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HOSTE, P. Paul BOSWALL, Captain J. D. (trans.) Listings

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1 HOSTE, P. Paul BOSWALL, Captain J. D. (trans.) Treatise on Naval Tactics
Bell and Bradfute, Edinburgh, 1834, 
HOSTE, P. Paul. A Treatise on Naval Tactics. Translated by Captain J. D. Boswell. Edinburgh: Bell and Bradfute, 1834. Pp. [i]-xxv, (1), [1]-178, (1) being the errata page. With 52 plates + tissue guards, title page with a vignette of 'Royal William', 120 guns, additional notes and illustrations. 4to. The volume bound in professionally restored black half calf (calf renewed, worn marbled paper covered boards being original). CONTENTS: First Part: On Forming the Orders. I. Explanation of Some Technical Terms. II. Example to serve as Principle of the whole Treatise:- Battle of LePanto, 1571. III.Chasing. IV. Ranging several ships on a straight line, parallel to a given point. V. Order of Battle. VI. A further and more particular explanation o f the Order of Battle;- The Texel, 1665 and Battles of Augousta, 1676. VII.First Order of Sailing. VIII. Second Order of Sailing. IX. Third Order of Sailing X. Fourth Order of Sailing, - Battle of the Texel, 1658. XI. Forming in Columns. XII. Fifth Order of Sailing. XIII. Order of Retreat:- Battle of Portland, 1653. XIV. Order of a Fleet Defending a Passage XV. Order of aFleet which Forces a Passage:- Junction of Squadrons, 1689. [Appendix to F irst Part]. Passage of the Dardanelles. Second Part: On Changing the Dispostions of Squadrons. I. Changing the Dispostions of Squadrons on the Perpendicular of the Wind. II. [Changing] the Dispositions of Squadrons in the First Order of Sailing. III. [Changing the Dispositions of Squadrons] in the Third Order of Sailing. IV. [Changing the Dispositions of Squadrons] in the Fourth Order of Sailing. V. [Changing the Dispositions of Squadrons] in theFifth Order of Sailing. VI. [Changing the Dispositions of Squadrons] in th e Order of Retreat. Third Part: To Re-Establish the Orders on a Change of Wind. I. To re-establish the Line of Battle. II. [To re-establish] the FirstOrder of Sailing. III. [To re-establish] the Second Order of Sailing. IV. [To re-establish] the Third Order of Sailing. V. [To re-establish] the Fourth Order of Sailing. VI. [To re-establish] the Fifth Order of Sailing. VII.[To re-establish] the Order of Retreat. Fourth Part: On Changing the Order s of a Fleet. I. Changing the Order of Battle. II. [Changing] the First Order of Sailing. III. [Changing] the Second Order of Sailing. IV. Changing the Third Order of Sailing. V. [Changing] the Fourth Order of Sailing. VI. [Changing] the Fifth Order of Sailing:- Battle of Bevesier, [Beachy Head,] 1690. VII. [Changing] the Order of Retreat. Fifth Part: On the Movements of aFleet Without Touching the Orders. I. Anchoring:- Battle of Solebay, 1672; Spanish and Dutch Ships Burnt at Palermo, 1676. II. Gaining the Weathergag e. III. Working to Windward in three Columns. IV. Disputing the Wind with the Enemy:- Battle of Stromboli, 1676. V. Avoiding Battle. VI. Forcing the Enemy to Engage:- Battle off the Isle of Wight, 1690. VII. Doubling the Enemy:- Battle off Cape La Hogue, 1692. VIII. To Avoid being Doubled on:- Battle of Bevesier, [Beachy Head],1690. IX. Receiving the Enemy when bearing down to Attack. X. Breaking through the Enemy's Fleet, [Breaking the Line.] Battle of the Texel, 1673; Battle of the North, 1666. XI. To place a Fleet ina Port, when attacked by an Enemy:- Expedition to Tobago, 1677 [Appendix t o Fifth Part]. Notes relative to breaking through an Enemy's Fleet; Explanations of the battles on the 9th and 12th of April, 1782. Concluding, or Sixth Part. I. How to Divide a Fleet. II. Station of Fire-Ships and other Vessels. III. The Naval Square. IV. The Storm:- Example- Battle and Destructionof the Spanish Armada, 1588.Considerable waterstaining to engraved title p age (see photo), moderate to light soiling of some leaves (particularly towards front), some watermarking of leaves towards back, some browning to edges throughout. Plates 1 - 18 (noting that no. 17 is marked as no. 16) have varying degrees of waterstaining to top corner, some with further staining at fore-edge intruding, in some instances, well into images, slight to considerable foxing also affecting most of these plates; nos. 19 - 36 with varying degrees of browning to edges and waterstaining to the fore-edges and upper fore-corners of some of these plates, slight foxing also affecting mostof these plates; nos. 37 - 52 waterstaining affecting some portion of all plates (and slight foxing also affecting most), plates 41 - 48 softly folded diagonally near bottom edges (as are the intervening leaves of text), detracting ink splotch to engraved image of plate 52, marginal tear to leaf 147/148 reinforced with india paper. A very sound copy and servicable copy. Note: There is a considerable amount of neatly pencilled French written marginalia in this volume due to its having been once compared, side by side, with the French original edition. These notations mark, by giving the original French words or phrases, errors and misinterpretations made by the English translator as well as some few typographical errors of battle dates. 2,650.00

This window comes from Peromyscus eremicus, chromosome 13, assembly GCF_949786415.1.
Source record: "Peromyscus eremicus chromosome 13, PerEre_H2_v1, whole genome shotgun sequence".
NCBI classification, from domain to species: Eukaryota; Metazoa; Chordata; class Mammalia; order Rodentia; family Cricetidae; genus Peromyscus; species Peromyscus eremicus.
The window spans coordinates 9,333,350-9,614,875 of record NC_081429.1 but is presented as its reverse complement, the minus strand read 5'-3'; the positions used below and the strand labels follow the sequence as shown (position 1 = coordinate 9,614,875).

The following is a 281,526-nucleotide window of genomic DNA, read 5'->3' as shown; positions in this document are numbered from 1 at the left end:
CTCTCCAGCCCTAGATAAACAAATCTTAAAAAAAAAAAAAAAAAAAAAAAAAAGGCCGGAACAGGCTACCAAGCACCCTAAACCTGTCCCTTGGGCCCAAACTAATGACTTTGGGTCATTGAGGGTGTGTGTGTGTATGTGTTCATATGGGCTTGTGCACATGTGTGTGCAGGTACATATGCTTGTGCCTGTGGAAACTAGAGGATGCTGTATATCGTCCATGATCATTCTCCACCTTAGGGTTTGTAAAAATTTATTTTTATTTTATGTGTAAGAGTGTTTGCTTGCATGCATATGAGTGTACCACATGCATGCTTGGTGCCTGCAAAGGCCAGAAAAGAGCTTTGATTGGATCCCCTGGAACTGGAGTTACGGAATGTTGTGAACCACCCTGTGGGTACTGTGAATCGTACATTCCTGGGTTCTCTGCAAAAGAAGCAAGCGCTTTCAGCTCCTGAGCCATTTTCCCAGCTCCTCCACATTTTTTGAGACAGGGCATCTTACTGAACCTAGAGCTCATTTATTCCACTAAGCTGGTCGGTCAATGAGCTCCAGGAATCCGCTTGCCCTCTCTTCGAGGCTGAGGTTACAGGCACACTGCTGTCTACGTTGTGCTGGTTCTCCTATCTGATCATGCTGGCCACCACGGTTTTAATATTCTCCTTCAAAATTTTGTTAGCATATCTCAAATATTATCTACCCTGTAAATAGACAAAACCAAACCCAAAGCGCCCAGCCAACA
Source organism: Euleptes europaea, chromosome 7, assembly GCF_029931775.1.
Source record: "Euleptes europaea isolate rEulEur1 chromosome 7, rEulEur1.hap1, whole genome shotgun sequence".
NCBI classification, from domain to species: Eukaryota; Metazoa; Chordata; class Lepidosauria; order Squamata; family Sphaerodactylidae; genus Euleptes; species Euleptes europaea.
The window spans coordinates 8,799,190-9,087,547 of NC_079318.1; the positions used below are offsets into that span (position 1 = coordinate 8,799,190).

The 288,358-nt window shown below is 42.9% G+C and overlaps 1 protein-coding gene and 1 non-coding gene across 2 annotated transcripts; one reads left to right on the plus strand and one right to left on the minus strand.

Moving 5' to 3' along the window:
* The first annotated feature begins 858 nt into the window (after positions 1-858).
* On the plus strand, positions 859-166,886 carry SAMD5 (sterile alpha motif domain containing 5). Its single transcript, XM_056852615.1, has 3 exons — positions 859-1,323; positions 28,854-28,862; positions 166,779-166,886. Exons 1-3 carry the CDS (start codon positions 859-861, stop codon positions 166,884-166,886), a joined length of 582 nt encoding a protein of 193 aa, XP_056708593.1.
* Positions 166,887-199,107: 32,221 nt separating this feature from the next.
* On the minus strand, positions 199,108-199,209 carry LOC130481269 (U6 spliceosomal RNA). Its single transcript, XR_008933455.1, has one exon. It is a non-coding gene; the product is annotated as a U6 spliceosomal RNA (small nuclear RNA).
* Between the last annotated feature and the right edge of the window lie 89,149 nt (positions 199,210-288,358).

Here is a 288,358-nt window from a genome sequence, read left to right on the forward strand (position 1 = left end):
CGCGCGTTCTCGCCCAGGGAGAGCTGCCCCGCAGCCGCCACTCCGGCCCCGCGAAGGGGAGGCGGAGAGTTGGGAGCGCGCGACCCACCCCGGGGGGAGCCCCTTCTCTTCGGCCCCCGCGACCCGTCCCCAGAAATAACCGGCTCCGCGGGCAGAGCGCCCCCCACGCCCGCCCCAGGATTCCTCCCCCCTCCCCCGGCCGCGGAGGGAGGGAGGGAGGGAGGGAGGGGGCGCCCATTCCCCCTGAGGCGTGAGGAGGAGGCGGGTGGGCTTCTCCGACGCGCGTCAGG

Price: 2650.00 CDN
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